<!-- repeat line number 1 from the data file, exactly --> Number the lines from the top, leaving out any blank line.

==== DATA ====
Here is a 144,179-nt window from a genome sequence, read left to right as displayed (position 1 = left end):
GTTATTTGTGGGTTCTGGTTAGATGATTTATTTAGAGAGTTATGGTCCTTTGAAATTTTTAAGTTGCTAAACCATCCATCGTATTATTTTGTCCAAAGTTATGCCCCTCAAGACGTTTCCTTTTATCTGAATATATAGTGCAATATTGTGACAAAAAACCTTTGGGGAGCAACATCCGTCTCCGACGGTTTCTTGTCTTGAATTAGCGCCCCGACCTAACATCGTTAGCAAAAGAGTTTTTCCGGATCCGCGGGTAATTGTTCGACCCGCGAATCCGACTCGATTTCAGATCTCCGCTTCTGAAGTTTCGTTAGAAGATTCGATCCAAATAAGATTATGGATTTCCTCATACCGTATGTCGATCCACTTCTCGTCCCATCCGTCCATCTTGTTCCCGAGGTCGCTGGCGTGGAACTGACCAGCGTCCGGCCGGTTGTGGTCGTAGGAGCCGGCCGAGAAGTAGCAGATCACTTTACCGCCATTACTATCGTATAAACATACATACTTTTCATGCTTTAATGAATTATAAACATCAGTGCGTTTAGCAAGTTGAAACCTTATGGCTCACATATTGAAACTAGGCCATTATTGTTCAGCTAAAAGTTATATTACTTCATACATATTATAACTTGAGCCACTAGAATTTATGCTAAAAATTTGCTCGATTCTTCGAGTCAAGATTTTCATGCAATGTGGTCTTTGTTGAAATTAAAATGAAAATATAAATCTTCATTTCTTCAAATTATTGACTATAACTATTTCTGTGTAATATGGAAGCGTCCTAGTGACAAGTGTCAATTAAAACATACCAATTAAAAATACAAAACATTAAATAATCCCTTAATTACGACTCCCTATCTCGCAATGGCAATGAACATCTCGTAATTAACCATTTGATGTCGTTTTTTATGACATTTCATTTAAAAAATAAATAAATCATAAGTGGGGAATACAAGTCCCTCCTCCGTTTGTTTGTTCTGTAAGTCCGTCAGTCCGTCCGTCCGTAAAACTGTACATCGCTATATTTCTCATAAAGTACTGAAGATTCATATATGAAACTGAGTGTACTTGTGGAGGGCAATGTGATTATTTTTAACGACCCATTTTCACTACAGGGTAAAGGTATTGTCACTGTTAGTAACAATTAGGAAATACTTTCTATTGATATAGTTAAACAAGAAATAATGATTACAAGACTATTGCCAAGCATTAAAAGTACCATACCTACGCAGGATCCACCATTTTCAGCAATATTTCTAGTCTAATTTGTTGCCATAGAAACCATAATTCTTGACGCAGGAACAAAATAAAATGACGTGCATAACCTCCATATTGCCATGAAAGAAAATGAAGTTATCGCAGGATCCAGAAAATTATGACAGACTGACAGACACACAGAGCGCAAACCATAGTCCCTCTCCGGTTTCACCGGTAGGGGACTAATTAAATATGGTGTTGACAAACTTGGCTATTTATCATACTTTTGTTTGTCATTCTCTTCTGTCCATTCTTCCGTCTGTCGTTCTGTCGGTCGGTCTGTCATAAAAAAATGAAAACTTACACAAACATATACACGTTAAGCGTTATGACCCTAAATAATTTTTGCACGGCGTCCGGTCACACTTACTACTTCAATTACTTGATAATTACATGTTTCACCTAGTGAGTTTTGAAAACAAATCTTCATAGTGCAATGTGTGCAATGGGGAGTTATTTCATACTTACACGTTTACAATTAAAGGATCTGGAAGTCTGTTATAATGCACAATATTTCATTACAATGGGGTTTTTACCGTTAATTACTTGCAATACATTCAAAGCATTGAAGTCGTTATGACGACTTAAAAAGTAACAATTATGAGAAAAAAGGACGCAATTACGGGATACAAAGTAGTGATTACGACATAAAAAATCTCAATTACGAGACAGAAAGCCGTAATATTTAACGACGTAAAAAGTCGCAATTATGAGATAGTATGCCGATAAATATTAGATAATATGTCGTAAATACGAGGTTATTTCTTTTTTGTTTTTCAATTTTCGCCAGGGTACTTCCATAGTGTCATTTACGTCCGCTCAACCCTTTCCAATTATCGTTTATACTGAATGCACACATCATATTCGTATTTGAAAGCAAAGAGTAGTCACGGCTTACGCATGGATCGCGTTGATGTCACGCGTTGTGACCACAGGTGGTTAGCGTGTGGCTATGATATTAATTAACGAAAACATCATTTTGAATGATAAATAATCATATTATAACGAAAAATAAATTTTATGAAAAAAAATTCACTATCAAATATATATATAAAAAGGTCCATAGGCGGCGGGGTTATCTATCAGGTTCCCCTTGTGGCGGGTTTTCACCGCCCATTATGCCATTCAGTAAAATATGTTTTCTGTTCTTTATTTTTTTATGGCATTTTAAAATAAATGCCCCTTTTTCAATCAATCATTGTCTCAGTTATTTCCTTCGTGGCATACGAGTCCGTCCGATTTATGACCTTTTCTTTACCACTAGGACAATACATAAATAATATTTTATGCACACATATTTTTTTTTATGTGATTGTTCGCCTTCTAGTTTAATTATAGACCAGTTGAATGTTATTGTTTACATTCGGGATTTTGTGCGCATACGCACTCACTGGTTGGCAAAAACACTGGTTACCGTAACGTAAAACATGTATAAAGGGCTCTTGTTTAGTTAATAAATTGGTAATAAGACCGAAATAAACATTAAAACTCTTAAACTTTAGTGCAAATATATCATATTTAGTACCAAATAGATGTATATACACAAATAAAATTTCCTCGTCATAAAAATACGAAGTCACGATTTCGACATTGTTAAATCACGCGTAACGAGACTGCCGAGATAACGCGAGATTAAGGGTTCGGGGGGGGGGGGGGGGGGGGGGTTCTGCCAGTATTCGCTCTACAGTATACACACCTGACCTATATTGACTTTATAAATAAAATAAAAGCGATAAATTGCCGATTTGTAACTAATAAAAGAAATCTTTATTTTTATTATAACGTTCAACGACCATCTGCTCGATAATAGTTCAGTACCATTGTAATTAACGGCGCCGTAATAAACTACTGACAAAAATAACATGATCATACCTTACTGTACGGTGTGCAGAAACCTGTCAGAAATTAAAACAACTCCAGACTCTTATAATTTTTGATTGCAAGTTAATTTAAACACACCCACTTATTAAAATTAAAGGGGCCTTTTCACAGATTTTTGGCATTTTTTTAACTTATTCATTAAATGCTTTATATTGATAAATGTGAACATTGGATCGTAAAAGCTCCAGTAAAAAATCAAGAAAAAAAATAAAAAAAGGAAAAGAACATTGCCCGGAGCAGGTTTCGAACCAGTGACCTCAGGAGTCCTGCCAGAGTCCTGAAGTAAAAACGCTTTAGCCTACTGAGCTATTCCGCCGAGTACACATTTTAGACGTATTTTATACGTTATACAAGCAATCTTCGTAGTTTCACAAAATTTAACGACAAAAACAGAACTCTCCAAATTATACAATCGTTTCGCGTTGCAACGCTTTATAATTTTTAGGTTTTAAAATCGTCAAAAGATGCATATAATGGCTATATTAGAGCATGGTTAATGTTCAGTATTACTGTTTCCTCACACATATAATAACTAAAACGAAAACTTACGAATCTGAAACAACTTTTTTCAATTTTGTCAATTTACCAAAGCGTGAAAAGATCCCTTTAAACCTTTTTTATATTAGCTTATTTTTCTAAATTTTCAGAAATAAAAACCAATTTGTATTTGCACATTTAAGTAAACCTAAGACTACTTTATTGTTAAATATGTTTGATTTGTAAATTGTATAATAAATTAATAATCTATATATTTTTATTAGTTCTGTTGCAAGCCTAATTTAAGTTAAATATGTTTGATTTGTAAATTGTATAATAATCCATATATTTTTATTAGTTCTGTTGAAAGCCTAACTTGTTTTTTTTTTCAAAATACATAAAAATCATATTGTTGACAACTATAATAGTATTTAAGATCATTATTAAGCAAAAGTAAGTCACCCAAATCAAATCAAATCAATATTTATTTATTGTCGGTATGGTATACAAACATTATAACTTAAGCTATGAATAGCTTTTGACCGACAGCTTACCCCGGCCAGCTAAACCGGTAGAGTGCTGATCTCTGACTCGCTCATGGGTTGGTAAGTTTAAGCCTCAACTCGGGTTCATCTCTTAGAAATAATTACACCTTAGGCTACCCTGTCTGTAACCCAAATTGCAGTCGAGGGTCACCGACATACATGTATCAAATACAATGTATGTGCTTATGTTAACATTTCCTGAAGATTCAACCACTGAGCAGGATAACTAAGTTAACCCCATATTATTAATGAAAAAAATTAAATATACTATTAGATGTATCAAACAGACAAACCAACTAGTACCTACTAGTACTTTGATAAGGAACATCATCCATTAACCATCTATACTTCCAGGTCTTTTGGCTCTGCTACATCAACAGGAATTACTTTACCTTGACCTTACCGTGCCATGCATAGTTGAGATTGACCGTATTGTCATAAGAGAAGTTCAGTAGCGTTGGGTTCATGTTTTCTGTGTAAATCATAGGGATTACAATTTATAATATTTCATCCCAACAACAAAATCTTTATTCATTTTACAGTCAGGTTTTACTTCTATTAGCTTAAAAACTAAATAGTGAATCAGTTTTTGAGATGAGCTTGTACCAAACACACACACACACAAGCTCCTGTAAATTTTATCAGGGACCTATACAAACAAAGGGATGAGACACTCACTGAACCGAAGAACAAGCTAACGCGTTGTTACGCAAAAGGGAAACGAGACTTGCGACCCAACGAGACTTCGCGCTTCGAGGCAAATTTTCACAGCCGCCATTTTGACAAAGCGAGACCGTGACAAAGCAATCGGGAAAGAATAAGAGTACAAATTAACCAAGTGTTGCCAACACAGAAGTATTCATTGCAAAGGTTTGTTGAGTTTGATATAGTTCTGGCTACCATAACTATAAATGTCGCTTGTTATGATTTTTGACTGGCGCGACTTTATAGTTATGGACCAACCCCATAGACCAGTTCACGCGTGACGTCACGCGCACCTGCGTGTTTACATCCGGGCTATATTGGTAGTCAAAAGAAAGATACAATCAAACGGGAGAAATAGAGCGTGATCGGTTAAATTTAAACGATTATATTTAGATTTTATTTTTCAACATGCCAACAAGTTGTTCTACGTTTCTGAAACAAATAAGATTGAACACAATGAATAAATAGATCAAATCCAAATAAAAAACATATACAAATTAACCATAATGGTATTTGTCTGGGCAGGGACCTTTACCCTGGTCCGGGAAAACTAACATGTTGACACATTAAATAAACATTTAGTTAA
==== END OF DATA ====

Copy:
Here is a 144,179-nt window from a genome sequence, read left to right as displayed (position 1 = left end):